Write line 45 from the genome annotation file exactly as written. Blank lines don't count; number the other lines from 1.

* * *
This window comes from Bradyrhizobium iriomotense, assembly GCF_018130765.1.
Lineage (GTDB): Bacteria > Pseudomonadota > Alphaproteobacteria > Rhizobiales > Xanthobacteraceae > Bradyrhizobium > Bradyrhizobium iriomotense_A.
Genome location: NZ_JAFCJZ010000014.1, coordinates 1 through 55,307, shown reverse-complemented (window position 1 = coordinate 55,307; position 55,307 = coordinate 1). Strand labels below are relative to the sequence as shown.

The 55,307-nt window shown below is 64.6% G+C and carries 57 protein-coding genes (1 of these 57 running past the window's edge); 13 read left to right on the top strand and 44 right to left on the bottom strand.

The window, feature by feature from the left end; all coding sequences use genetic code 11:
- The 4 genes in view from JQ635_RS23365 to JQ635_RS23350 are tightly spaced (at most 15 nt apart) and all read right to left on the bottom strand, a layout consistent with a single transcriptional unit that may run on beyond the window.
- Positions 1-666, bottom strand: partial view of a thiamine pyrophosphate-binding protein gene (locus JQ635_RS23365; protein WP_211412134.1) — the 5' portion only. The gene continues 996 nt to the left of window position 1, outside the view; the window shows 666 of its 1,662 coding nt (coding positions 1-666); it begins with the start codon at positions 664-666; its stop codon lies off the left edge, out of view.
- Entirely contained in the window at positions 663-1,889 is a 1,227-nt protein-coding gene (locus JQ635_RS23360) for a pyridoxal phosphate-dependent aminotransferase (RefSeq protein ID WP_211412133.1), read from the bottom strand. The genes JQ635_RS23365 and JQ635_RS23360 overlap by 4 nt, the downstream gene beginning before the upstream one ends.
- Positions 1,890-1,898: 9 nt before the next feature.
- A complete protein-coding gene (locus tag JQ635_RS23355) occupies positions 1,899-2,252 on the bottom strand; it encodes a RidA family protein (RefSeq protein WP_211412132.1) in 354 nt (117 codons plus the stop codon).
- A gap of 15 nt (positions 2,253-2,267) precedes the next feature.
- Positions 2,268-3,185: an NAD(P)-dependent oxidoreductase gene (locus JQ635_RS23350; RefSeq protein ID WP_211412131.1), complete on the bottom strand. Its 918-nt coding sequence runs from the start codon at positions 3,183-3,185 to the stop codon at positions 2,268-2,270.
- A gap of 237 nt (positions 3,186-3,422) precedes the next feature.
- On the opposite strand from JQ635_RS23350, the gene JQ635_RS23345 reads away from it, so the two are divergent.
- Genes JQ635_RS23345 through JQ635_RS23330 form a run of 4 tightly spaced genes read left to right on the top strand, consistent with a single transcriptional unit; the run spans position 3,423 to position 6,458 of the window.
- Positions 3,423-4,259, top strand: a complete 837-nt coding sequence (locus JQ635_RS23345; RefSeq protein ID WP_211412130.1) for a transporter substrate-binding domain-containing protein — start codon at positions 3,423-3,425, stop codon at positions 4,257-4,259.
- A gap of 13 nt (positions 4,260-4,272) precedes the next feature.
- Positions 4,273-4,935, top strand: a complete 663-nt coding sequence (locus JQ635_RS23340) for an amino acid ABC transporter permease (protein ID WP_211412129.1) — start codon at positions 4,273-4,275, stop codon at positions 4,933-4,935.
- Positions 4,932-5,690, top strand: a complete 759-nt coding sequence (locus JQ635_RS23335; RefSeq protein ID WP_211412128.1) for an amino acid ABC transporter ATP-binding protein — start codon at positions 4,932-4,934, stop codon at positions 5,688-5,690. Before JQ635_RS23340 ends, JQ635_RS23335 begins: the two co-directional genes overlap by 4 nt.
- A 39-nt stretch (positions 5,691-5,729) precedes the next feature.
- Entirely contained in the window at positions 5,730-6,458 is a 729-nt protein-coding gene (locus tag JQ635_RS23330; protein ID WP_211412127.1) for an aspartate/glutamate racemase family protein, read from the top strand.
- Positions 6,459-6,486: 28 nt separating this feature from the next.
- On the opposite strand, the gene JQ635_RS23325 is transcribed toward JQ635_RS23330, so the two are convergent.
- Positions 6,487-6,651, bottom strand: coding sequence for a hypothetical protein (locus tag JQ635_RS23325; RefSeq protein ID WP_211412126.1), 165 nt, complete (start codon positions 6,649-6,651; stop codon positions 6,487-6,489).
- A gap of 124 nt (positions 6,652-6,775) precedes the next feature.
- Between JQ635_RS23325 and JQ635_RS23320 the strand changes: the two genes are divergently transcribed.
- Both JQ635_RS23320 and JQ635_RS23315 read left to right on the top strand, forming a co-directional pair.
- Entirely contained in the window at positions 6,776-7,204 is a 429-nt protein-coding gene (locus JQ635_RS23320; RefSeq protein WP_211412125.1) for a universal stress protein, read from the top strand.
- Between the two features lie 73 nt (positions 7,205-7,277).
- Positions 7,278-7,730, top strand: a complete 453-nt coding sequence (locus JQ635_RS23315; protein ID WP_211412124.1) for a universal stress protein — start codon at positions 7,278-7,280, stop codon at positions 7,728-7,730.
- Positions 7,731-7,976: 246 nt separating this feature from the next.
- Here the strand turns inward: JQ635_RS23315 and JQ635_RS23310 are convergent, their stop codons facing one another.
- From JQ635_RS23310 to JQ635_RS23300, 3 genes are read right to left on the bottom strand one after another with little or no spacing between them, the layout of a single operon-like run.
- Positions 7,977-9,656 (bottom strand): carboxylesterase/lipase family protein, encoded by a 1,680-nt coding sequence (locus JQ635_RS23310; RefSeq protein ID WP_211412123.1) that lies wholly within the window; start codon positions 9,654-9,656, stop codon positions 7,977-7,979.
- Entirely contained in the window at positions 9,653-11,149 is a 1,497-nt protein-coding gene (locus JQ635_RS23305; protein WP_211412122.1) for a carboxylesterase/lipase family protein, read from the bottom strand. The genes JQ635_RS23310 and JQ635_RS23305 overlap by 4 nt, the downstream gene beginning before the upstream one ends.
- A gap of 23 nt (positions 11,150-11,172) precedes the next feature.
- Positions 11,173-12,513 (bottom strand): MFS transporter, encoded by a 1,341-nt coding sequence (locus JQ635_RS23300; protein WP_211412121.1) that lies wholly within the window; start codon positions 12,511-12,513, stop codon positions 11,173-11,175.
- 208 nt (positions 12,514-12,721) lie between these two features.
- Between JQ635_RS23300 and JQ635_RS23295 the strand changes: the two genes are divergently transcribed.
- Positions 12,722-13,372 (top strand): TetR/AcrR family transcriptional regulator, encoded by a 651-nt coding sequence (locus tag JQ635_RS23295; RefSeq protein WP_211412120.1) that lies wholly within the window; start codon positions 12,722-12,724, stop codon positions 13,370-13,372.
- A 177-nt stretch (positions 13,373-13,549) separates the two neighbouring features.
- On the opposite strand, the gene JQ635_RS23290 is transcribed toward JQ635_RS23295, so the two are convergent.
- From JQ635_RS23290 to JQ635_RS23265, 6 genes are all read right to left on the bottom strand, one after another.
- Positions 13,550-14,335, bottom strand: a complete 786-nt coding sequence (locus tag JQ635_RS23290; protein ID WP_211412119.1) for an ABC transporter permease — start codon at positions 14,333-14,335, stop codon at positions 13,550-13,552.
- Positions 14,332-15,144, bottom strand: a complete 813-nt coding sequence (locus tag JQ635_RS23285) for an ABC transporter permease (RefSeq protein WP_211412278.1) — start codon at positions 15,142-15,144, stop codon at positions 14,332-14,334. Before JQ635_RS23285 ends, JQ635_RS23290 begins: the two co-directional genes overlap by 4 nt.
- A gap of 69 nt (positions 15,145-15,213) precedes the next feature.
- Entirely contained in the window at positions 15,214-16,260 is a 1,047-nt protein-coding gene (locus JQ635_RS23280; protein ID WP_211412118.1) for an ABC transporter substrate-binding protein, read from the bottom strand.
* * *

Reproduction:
- Positions 14,332-15,144, bottom strand: a complete 813-nt coding sequence (locus tag JQ635_RS23285) for an ABC transporter permease (RefSeq protein WP_211412278.1) — start codon at positions 15,142-15,144, stop codon at positions 14,332-14,334. Before JQ635_RS23285 ends, JQ635_RS23290 begins: the two co-directional genes overlap by 4 nt.